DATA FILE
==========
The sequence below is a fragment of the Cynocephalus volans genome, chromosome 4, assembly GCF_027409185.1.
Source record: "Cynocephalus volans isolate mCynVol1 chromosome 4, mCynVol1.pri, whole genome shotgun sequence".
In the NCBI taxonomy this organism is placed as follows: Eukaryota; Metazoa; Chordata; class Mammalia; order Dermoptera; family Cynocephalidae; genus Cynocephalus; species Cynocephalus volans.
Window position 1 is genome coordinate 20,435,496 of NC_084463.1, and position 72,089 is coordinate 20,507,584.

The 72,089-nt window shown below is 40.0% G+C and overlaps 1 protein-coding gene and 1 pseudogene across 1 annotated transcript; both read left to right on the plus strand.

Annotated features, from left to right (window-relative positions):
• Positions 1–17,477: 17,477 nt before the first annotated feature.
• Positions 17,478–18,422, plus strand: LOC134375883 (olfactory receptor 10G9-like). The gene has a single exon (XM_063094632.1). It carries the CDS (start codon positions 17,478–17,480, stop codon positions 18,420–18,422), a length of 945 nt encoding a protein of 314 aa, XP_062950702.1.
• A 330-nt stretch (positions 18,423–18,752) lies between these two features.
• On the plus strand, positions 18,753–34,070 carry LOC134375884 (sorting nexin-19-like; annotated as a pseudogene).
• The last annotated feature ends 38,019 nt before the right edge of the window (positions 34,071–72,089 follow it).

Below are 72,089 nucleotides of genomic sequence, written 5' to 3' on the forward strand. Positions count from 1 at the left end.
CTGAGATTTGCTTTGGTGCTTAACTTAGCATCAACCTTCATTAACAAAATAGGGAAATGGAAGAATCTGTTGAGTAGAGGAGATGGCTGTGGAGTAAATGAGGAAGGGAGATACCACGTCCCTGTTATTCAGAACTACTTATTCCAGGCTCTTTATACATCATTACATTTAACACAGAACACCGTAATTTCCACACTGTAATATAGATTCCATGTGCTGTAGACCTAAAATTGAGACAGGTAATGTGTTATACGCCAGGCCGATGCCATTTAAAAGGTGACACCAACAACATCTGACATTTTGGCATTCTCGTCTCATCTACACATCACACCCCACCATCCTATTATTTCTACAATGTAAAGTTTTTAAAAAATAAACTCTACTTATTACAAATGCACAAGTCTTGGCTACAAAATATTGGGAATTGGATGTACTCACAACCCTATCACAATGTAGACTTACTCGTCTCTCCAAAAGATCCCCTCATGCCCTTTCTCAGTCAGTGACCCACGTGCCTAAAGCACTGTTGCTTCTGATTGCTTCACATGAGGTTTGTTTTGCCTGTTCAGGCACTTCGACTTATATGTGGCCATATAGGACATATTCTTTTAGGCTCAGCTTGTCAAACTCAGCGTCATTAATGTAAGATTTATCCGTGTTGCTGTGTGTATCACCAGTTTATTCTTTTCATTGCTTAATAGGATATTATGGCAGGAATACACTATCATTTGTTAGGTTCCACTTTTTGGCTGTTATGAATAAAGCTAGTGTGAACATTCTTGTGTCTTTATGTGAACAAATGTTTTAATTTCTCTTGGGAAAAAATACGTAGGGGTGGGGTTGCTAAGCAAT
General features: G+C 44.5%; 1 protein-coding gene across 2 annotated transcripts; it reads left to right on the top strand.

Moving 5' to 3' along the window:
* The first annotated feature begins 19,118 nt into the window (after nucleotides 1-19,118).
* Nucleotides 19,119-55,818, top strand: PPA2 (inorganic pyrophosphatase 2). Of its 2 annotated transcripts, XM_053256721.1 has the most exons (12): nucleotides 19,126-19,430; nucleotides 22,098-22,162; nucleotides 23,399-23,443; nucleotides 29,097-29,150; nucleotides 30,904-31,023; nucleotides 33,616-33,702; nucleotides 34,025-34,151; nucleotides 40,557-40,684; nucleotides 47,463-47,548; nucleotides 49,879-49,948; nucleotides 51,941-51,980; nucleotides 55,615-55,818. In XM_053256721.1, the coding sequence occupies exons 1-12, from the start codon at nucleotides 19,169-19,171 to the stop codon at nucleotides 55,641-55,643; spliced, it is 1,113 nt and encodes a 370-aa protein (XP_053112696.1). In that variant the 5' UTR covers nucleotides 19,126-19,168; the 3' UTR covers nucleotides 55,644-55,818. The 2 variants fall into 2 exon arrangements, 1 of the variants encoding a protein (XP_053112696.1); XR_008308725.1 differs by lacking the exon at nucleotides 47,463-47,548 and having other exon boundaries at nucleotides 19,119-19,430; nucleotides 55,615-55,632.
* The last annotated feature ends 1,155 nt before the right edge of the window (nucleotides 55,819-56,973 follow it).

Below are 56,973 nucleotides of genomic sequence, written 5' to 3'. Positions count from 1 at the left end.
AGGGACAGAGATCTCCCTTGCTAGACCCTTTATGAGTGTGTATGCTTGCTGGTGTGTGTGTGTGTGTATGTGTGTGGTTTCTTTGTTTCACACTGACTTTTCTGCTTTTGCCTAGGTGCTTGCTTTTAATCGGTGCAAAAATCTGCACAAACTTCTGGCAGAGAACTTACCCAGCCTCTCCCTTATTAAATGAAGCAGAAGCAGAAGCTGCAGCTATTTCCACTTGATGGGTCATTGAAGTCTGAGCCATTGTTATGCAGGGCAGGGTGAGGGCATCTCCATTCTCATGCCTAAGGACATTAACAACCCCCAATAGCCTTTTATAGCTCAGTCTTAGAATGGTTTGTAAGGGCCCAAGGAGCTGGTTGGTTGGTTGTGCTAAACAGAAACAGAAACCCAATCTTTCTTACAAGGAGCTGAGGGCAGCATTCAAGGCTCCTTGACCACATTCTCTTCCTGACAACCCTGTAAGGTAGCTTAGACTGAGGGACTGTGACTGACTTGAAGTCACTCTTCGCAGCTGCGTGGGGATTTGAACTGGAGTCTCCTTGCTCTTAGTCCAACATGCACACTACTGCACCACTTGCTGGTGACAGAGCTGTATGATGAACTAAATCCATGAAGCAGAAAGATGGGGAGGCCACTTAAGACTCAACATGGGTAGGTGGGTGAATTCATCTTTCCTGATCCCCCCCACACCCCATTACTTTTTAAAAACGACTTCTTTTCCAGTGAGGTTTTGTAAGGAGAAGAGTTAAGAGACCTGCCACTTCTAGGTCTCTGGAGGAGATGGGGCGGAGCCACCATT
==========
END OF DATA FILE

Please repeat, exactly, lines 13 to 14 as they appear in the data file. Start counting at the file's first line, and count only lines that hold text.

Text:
CTGAGATTTGCTTTGGTGCTTAACTTAGCATCAACCTTCATTAACAAAATAGGGAAATGGAAGAATCTGTTGAGTAGAGGAGATGGCTGTGGAGTAAATGAGGAAGGGAGATACCACGTCCCTGTTATTCAGAACTACTTATTCCAGGCTCTTTATACATCATTACATTTAACACAGAACACCGTAATTTCCACACTGTAATATAGATTCCATGTGCTGTAGACCTAAAATTGAGACAGGTAATGTGTTATACGCCAGGCCGATGCCATTTAAAAGGTGACACCAACAACATCTGACATTTTGGCATTCTCGTCTCATCTACACATCACACCCCACCATCCTATTATTTCTACAATGTAAAGTTTTTAAAAAATAAACTCTACTTATTACAAATGCACAAGTCTTGGCTACAAAATATTGGGAATTGGATGTACTCACAACCCTATCACAATGTAGACTTACTCGTCTCTCCAAAAGATCCCCTCATGCCCTTTCTCAGTCAGTGACCCACGTGCCTAAAGCACTGTTGCTTCTGATTGCTTCACATGAGGTTTGTTTTGCCTGTTCAGGCACTTCGACTTATATGTGGCCATATAGGACATATTCTTTTAGGCTCAGCTTGTCAAACTCAGCGTCATTAATGTAAGATTTATCCGTGTTGCTGTGTGTATCACCAGTTTATTCTTTTCATTGCTTAATAGGATATTATGGCAGGAATACACTATCATTTGTTAGGTTCCACTTTTTGGCTGTTATGAATAAAGCTAGTGTGAACATTCTTGTGTCTTTATGTGAACAAATGTTTTAATTTCTCTTGGGAAAAAATACGTAGGGGTGGGGTTGCTAAGCAAT
General features: G+C 44.5%; 1 protein-coding gene across 2 annotated transcripts; it reads left to right on the top strand.